Departure tax not against the law, court told

R Kengadharan (right) with A Jeyaseelan (left) and A Srimurugan outside the High Court.

KUALA LUMPUR: Putrajaya’s decision to impose the departure levy on overseas travellers, including those performing pilgrimages, is constitutional as it was approved by Parliament, the High Court heard today.

Senior federal counsel Suzana Atan said Article 96 of the Federal Constitution only stated that no tax or rates should be levied except as provided by federal law.

“Under Article 160, federal law is a legislation that is passed by Parliament,” she said in her submission before judge Mariana Yahaya.

She said the Departure Levy Order 2019 made under the Departure Levy Act 2018 also empowered the authorities to collect the tax from those leaving the country.

Suzana said plaintiff R Kengadharan’s contention that the levy imposed violated his constitutional right to travel under Article 5 was misplaced.

She said that provision merely stated that “no person shall be deprived of his personal liberty save in accordance with the law”.

“The denial of personal liberty only comes into play when someone is arrested and detained unlawfully,” she added.

Suzana said the Federal Court in the 1979 case of PP versus Loh Wai Kong had ruled that the authorities could place restrictions on the right to travel.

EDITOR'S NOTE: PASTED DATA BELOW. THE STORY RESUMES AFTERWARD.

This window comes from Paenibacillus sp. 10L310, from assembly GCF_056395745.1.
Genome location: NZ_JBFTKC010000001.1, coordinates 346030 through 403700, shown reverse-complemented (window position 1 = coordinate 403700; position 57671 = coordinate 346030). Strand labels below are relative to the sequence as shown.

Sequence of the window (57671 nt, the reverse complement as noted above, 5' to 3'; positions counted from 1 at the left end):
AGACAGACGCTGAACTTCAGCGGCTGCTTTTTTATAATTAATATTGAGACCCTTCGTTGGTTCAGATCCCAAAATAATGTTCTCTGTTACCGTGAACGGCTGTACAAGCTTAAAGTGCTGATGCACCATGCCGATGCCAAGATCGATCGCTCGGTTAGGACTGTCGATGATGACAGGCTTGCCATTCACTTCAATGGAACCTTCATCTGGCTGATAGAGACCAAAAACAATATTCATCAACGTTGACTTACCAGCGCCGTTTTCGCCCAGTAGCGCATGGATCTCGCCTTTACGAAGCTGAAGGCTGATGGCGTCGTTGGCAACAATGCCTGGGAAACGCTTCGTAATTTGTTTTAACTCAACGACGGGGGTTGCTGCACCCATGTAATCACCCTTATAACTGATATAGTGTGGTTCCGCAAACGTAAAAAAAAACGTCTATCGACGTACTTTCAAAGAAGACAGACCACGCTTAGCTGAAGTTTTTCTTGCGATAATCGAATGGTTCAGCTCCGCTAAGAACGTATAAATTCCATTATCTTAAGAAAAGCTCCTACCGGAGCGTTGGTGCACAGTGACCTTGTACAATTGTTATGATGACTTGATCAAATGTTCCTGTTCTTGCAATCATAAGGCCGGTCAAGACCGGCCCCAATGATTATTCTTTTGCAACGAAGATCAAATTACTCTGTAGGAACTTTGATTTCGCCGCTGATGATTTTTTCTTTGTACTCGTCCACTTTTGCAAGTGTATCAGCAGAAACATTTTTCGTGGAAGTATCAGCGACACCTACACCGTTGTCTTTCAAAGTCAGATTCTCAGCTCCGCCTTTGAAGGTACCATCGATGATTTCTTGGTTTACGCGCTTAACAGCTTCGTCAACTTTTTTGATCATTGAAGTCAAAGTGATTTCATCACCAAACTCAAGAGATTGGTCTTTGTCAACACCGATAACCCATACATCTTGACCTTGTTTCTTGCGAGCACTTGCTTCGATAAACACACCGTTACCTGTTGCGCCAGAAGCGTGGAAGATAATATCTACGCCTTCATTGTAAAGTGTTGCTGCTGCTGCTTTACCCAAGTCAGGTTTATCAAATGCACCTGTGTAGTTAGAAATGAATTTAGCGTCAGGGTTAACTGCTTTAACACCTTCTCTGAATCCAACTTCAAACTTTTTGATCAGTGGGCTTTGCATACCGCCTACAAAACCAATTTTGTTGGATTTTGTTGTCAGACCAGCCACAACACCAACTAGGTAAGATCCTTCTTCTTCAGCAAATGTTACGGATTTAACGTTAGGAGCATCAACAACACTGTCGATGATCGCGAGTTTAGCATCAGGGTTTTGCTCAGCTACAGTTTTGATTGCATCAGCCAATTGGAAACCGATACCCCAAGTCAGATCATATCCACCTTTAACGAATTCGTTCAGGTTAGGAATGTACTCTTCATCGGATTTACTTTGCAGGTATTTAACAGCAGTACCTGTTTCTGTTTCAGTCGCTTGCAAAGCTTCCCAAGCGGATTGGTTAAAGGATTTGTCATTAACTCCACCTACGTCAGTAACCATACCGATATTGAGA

However, lawyer A Srimurugan submitted that the ruling in Loh’s case was no longer good law because the court then had adopted a restrictive approach in dealing with Article 5.

“In view of the apex court rulings over the last two years, the bench now has adopted a more liberal approach in interpreting Article 5,” said the lawyer who appeared with A Jeyaseelan.

He said Parliament could not pass laws that included the Departure Levy Act which went against Article 5.

“The legislature cannot pass laws that are in violation of the constitution which is the supreme law of the land,” he said.

Kengadharan, in his originating summons filed at the High Court in August, said the Departure Levy Act and the Departure Levy Order breached his fundamental right to travel.

In naming Finance Minister Lim Guan Eng and Putrajaya as defendants to his action, he is seeking a declaration that they breached Article 5 (1) of the constitution and cannot be enforced.

In his affidavit to support the suit, he said any form of tax imposed, including on those who wish to go on a pilgrimage or to perform the haj, was a violation of the fundamental liberties.

He also said that any imposition of a departure tax in addition to the existing service and airport taxes would be burdensome and harsh.

On Aug 2, Lim said travellers flying out of the country would have to pay between RM8 and RM150 in departure levies beginning Sept 1.

The rates will depend on the destination and the class of travel.

Mariana has reserved judgment for Feb 27.